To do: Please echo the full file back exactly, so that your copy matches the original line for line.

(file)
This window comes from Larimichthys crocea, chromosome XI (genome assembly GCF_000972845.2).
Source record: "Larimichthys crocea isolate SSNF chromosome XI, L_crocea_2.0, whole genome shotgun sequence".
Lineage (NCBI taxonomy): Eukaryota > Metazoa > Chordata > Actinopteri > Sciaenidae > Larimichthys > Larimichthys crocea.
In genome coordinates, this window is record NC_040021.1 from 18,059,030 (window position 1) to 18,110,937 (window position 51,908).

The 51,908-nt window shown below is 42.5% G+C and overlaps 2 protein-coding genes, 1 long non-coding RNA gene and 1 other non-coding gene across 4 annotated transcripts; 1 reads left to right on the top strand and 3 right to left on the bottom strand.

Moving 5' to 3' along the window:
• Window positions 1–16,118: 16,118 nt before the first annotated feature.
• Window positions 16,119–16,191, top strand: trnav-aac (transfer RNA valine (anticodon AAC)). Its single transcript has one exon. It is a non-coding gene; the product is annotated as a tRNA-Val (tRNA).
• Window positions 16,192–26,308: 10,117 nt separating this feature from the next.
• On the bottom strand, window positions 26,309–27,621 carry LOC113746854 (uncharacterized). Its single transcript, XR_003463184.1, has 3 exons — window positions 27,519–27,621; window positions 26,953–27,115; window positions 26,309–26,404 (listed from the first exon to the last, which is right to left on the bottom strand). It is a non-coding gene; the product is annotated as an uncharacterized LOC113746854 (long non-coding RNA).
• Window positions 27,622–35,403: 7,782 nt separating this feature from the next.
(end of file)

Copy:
This window comes from Larimichthys crocea, chromosome XI (genome assembly GCF_000972845.2).
Source record: "Larimichthys crocea isolate SSNF chromosome XI, L_crocea_2.0, whole genome shotgun sequence".
Lineage (NCBI taxonomy): Eukaryota > Metazoa > Chordata > Actinopteri > Sciaenidae > Larimichthys > Larimichthys crocea.
In genome coordinates, this window is record NC_040021.1 from 18,059,030 (window position 1) to 18,110,937 (window position 51,908).

The 51,908-nt window shown below is 42.5% G+C and overlaps 2 protein-coding genes, 1 long non-coding RNA gene and 1 other non-coding gene across 4 annotated transcripts; 1 reads left to right on the top strand and 3 right to left on the bottom strand.

Moving 5' to 3' along the window:
• Window positions 1–16,118: 16,118 nt before the first annotated feature.
• Window positions 16,119–16,191, top strand: trnav-aac (transfer RNA valine (anticodon AAC)). Its single transcript has one exon. It is a non-coding gene; the product is annotated as a tRNA-Val (tRNA).
• Window positions 16,192–26,308: 10,117 nt separating this feature from the next.
• On the bottom strand, window positions 26,309–27,621 carry LOC113746854 (uncharacterized). Its single transcript, XR_003463184.1, has 3 exons — window positions 27,519–27,621; window positions 26,953–27,115; window positions 26,309–26,404 (listed from the first exon to the last, which is right to left on the bottom strand). It is a non-coding gene; the product is annotated as an uncharacterized LOC113746854 (long non-coding RNA).
• Window positions 27,622–35,403: 7,782 nt separating this feature from the next.